Originally published on Sat March 29, 2014 9:10 am
As officials from Afghanistan's Independent Election Commission were about to announce the closing of several polling stations due to insecurity on Saturday, the Taliban reinforced the message by launching an attack on the IEC headquarters in Kabul.
Would Tennessee whiskey by any other name taste as sweet?
A debate in Tennessee simmers over a legal definition of what makes Tennessee whiskey "Tennessee."
The state legislature passed a bill last year saying whiskey can be labeled "Tennessee" only if it's made in the state from a mash that's 51-percent corn, trickles through maple charcoal, and is aged in new, charred oak barrels.
This week, the U.S. Supreme Court jumped into the Affordable Care Act controversy again. At issue is whether for-profit corporations citing religious objections can refuse to include contraception coverage in a basic health care plan. Joining us in our studio is NPR's legal affairs correspondent Nina Totenberg, who was at the argument. Nina, thanks so much for being with us.
NINA TOTENBERG, BYLINE: My pleasure.
SIMON: Let's begin with just the facts, ma'am, if we could.
This is WEEKEND EDITION from NPR News. I'm Scott Simon. President Vladimir Putin of Russia made a surprising phone call to President Obama last night about the situation in Ukraine. Meanwhile though, thousands of Russian troops amass along the Ukrainian border. President Obama suggested in an interview with CBS that Russia might have what he ominously called additional plans. Today, Russian Foreign Minister Lavrov said again that Russia has no intention of sending its armed forces into Ukraine.
Now to the misfortunes of another U.S. transportation giant. Late on Friday, General Motors recalled more than 800,000 cars because of faulty ignition switches. Now, that's in addition to more than a million and a half cars that the company recalled last month. Those faulty ignition switches have led to a dozen deaths as well as multiple investigations into why it took General Motors as long as a decade to tell the public about safety problems.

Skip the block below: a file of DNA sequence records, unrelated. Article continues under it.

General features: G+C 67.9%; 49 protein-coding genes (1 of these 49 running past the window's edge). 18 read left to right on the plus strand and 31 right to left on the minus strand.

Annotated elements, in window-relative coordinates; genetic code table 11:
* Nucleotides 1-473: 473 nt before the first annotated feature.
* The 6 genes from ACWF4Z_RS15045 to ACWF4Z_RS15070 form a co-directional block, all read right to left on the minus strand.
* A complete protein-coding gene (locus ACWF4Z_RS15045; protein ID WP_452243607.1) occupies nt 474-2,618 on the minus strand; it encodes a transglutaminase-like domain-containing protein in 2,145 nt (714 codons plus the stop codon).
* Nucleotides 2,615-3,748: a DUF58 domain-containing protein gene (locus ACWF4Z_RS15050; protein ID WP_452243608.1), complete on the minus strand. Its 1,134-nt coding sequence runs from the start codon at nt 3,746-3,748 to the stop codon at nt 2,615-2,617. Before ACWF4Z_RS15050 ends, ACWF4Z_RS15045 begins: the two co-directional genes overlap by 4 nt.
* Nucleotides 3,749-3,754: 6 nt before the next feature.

This is WEEKEND EDITION from NPR News. I'm Scott Simon. While the families of the passengers of Malaysia Airlines Flight MH370 wait for news from search crews, there are many questions about what happens next. What kind of compensation can they expect? Can they sue the airline, Boeing, or both? Do they have to wait for the black boxes to be recovered before any proceedings can begin and what if those boxes are never found?
The U.S. Supreme Court could deliver a new ruling as early as next week that could undo existing limits on regulating political money. But on the other hand, a coalition of liberal groups has started pushing for the public finance of elections. They essentially want to give money to candidates so they don't have to chase big donors. And the current fight is going on in New York's state capitol, Albany. NPR's Peter Overby reports.